The law, which has been nicknamed the Facebook law, prohibits teachers from having exclusive communications with students over non-work Internet sites. Students are defined as anyone under 18 who attend or used to attend the school where the teacher works. In her suit, Christina Thomas alleges that the Ladue, Mo., school district where she works has told teachers that they cannot have "exclusive communications" with their own children on Facebook if their children meet the law's definition of former or current student.
Thomas says the law is violating her rights under the 1st and 14th amendments.
Not everyone agrees the law goes too far.
Charol Shakeshaft, a professor of educational leadership at Virginia Commonwealth University, told the Huffington Post that the bill is a good way to tackle sexual abuse in schools. She found that about 10 percent of public school students in 2000 reported that they experienced unwanted sexual harassment or abuse from an educator.
"Exclusive and private contact with your students isn't educationally necessary," she told the site. "In the same way that in a school we would say, 'No, you may not lock yourself into a room with a student,' this law effectively says, 'No you may not lock yourself into a website where only you can get to the student.'"
The American Civil Liberties Union, which is representing Thomas, argues that there are better ways to prevent teacher misconduct than infringing on free speech by blocking contact on social media sites.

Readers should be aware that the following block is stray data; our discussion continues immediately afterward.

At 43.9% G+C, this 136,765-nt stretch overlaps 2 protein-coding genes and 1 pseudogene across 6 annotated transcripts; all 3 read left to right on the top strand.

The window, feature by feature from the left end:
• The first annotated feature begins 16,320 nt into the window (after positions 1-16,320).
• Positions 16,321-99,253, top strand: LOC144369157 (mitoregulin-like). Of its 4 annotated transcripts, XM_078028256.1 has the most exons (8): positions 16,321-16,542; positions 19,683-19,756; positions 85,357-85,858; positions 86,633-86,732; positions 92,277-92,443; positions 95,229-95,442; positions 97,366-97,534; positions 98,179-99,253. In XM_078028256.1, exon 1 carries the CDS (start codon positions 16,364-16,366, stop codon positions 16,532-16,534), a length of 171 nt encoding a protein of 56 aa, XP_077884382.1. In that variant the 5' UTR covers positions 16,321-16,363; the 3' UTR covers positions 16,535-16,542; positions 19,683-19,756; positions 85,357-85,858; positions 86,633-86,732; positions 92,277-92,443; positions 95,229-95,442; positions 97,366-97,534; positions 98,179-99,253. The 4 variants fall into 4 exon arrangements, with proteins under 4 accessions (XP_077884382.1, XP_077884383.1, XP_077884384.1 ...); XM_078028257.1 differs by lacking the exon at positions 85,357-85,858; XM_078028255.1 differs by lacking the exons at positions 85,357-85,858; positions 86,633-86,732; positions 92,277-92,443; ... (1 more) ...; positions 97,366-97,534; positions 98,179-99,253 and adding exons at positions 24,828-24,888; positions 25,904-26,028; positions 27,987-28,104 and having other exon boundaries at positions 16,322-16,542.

Banning Facebook conversations and the like also amounts to a restriction on students' ability to communicate with their teachers, and in the courts, the extent to which school officials can dictate students' behavior online has been a contentious subject. The Supreme Court ruled in 2007 that administrators could punish a student who raised a "Bong hits 4 Jesus" banner across the street from his school because the banner created a "substantial disruption" within the school. Appeals courts have since tackled cases of disciplined students who say their off-campus online activity is free speech and not disruptive enough on campus to merit suspension.
The 7th Circuit sided with two high school students who were punished for posting racy photos of themselves online. In June, the 3rd Circuit ruled that two students should not have been suspended for creating MySpace profiles while at home that mocked school administrators.
"It would be an unseemly and dangerous precedent to allow the state, in the guise of school authorities, to reach into a child's home and control his/her actions there to the same extent that it can control that child when he/she participates in school-sponsored activities," the judges wrote.
In April, however, the 2nd Circuit ruled that a school district was within its rights to prevent a student from running for class secretary after she wrote on her personal blog while at home that "jamfest is cancelled due to douchebags in central office." And the 4th Circuit ruled last month that a West Virginia school district could suspend a student for creating a MySpace group that accused a fellow student of having herpes.
CORRECTION: An earlier version of this article misstated the 4th Circuit decision.